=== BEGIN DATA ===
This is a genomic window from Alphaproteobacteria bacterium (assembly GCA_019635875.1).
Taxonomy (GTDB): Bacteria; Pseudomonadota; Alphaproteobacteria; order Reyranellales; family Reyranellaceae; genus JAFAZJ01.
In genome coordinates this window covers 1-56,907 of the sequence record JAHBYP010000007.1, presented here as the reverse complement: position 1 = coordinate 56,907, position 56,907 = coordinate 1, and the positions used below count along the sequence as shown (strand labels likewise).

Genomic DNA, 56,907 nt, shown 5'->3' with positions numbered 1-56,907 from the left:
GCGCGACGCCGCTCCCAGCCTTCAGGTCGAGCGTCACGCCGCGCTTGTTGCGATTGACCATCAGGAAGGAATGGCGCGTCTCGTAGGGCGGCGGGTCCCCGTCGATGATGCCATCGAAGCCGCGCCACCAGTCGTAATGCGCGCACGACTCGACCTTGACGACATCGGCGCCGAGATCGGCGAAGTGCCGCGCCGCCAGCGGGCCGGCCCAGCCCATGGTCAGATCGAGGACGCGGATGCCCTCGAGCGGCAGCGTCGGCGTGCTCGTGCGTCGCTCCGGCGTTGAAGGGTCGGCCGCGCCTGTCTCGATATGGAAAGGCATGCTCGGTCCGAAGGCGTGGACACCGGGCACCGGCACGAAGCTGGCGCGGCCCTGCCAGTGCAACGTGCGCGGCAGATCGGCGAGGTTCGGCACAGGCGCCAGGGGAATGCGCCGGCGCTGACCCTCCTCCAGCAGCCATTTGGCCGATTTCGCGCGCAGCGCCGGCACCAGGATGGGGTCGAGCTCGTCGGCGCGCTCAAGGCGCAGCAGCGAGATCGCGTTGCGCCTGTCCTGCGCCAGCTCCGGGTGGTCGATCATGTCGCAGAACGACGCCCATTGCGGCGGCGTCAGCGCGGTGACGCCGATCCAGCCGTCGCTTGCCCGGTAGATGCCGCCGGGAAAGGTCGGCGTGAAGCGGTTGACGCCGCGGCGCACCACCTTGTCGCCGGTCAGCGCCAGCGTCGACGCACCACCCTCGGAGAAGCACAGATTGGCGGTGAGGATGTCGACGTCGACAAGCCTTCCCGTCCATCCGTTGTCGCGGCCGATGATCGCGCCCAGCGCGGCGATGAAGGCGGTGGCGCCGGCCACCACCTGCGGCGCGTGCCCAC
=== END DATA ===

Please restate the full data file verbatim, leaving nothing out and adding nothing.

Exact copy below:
This is a genomic window from Alphaproteobacteria bacterium (assembly GCA_019635875.1).
Taxonomy (GTDB): Bacteria; Pseudomonadota; Alphaproteobacteria; order Reyranellales; family Reyranellaceae; genus JAFAZJ01.
In genome coordinates this window covers 1-56,907 of the sequence record JAHBYP010000007.1, presented here as the reverse complement: position 1 = coordinate 56,907, position 56,907 = coordinate 1, and the positions used below count along the sequence as shown (strand labels likewise).

Genomic DNA, 56,907 nt, shown 5'->3' with positions numbered 1-56,907 from the left:
GCGCGACGCCGCTCCCAGCCTTCAGGTCGAGCGTCACGCCGCGCTTGTTGCGATTGACCATCAGGAAGGAATGGCGCGTCTCGTAGGGCGGCGGGTCCCCGTCGATGATGCCATCGAAGCCGCGCCACCAGTCGTAATGCGCGCACGACTCGACCTTGACGACATCGGCGCCGAGATCGGCGAAGTGCCGCGCCGCCAGCGGGCCGGCCCAGCCCATGGTCAGATCGAGGACGCGGATGCCCTCGAGCGGCAGCGTCGGCGTGCTCGTGCGTCGCTCCGGCGTTGAAGGGTCGGCCGCGCCTGTCTCGATATGGAAAGGCATGCTCGGTCCGAAGGCGTGGACACCGGGCACCGGCACGAAGCTGGCGCGGCCCTGCCAGTGCAACGTGCGCGGCAGATCGGCGAGGTTCGGCACAGGCGCCAGGGGAATGCGCCGGCGCTGACCCTCCTCCAGCAGCCATTTGGCCGATTTCGCGCGCAGCGCCGGCACCAGGATGGGGTCGAGCTCGTCGGCGCGCTCAAGGCGCAGCAGCGAGATCGCGTTGCGCCTGTCCTGCGCCAGCTCCGGGTGGTCGATCATGTCGCAGAACGACGCCCATTGCGGCGGCGTCAGCGCGGTGACGCCGATCCAGCCGTCGCTTGCCCGGTAGATGCCGCCGGGAAAGGTCGGCGTGAAGCGGTTGACGCCGCGGCGCACCACCTTGTCGCCGGTCAGCGCCAGCGTCGACGCACCACCCTCGGAGAAGCACAGATTGGCGGTGAGGATGTCGACGTCGACAAGCCTTCCCGTCCATCCGTTGTCGCGGCCGATGATCGCGCCCAGCGCGGCGATGAAGGCGGTGGCGCCGGCCACCACCTGCGGCGCGTGCCCAC